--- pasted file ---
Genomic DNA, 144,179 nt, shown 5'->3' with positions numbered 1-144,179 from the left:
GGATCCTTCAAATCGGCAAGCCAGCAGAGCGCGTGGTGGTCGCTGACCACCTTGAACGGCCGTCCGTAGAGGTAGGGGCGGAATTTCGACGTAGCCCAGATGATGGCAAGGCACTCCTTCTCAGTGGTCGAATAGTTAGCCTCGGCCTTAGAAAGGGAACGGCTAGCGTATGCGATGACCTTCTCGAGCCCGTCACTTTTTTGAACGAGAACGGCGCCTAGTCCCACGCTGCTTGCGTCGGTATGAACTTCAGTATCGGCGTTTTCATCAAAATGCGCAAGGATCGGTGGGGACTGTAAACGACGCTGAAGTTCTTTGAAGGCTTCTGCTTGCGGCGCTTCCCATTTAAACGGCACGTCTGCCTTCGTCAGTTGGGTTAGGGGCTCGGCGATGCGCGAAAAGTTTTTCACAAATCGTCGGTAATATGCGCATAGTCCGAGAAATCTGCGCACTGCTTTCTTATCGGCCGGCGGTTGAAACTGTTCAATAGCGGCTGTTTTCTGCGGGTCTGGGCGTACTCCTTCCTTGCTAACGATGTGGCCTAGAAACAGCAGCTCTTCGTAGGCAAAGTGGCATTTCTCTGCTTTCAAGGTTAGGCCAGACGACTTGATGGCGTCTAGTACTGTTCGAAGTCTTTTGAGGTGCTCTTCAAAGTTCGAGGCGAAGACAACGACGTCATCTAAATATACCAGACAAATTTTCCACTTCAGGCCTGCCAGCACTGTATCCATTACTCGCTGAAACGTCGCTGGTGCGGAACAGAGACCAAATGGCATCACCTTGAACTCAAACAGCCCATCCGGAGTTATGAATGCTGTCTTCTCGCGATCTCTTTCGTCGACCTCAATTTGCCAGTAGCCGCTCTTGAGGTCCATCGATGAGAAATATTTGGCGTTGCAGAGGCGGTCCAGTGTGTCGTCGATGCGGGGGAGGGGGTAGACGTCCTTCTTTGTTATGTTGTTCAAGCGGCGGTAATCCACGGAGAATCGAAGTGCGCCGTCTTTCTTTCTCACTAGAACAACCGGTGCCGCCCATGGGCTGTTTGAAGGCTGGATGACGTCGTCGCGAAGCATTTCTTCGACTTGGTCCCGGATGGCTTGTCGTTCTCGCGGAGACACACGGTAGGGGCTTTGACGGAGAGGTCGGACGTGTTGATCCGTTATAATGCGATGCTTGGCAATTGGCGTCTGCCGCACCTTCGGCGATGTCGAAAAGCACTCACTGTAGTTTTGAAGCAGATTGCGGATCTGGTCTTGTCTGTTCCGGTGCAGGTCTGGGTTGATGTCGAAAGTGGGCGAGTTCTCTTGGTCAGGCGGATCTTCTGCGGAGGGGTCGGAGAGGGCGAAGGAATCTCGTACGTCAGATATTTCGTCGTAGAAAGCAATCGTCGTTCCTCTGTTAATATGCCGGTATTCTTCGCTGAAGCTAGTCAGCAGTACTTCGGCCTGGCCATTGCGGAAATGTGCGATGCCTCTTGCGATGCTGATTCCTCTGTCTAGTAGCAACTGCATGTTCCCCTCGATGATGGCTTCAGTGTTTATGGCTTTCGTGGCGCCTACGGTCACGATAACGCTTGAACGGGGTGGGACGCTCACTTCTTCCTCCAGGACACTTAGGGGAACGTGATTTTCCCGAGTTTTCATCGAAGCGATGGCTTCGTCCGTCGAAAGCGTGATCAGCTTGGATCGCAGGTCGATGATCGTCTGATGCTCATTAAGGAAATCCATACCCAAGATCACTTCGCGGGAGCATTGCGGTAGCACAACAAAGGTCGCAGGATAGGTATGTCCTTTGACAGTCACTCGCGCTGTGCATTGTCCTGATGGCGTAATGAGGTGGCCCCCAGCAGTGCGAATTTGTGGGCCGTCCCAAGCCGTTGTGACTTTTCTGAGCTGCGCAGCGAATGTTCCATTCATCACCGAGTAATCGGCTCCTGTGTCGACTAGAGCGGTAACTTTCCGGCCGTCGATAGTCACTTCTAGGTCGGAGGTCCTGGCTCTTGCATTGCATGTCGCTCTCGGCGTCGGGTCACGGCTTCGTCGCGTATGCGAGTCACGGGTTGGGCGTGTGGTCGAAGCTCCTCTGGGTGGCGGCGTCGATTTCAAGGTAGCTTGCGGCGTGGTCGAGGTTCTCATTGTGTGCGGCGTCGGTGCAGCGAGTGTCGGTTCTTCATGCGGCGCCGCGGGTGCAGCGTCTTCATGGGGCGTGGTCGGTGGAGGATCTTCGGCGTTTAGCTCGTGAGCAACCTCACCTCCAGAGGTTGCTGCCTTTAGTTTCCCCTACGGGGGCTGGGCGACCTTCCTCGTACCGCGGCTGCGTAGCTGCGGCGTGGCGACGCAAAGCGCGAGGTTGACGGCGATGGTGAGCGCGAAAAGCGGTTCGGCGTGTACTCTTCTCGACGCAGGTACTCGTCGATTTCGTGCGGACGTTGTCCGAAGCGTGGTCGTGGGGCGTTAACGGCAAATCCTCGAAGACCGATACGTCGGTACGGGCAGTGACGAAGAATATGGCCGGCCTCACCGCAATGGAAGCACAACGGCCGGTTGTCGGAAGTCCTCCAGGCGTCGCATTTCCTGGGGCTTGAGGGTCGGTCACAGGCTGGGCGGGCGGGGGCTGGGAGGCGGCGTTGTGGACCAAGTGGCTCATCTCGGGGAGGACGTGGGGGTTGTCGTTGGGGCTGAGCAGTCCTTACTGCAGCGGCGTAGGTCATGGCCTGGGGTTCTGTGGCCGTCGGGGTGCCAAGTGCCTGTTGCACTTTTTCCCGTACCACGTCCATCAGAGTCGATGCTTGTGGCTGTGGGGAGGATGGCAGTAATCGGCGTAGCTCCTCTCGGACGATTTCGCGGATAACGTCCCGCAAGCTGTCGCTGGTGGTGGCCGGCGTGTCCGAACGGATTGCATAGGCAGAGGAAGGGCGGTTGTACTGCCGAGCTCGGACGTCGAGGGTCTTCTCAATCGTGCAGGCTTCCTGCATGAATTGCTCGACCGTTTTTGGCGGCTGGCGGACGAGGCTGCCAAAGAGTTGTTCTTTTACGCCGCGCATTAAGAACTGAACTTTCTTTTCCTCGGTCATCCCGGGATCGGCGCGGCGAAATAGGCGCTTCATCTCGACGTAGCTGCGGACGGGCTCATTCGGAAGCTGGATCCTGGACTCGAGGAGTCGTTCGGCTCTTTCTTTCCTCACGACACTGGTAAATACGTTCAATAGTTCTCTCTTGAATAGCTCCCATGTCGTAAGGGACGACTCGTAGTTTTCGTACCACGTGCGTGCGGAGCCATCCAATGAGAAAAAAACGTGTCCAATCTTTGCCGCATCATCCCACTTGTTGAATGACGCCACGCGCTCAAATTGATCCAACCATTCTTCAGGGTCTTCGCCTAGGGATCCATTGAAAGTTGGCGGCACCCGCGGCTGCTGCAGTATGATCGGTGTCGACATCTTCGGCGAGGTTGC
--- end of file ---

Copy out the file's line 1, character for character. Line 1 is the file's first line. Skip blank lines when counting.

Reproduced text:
Genomic DNA, 144,179 nt, shown 5'->3' with positions numbered 1-144,179 from the left: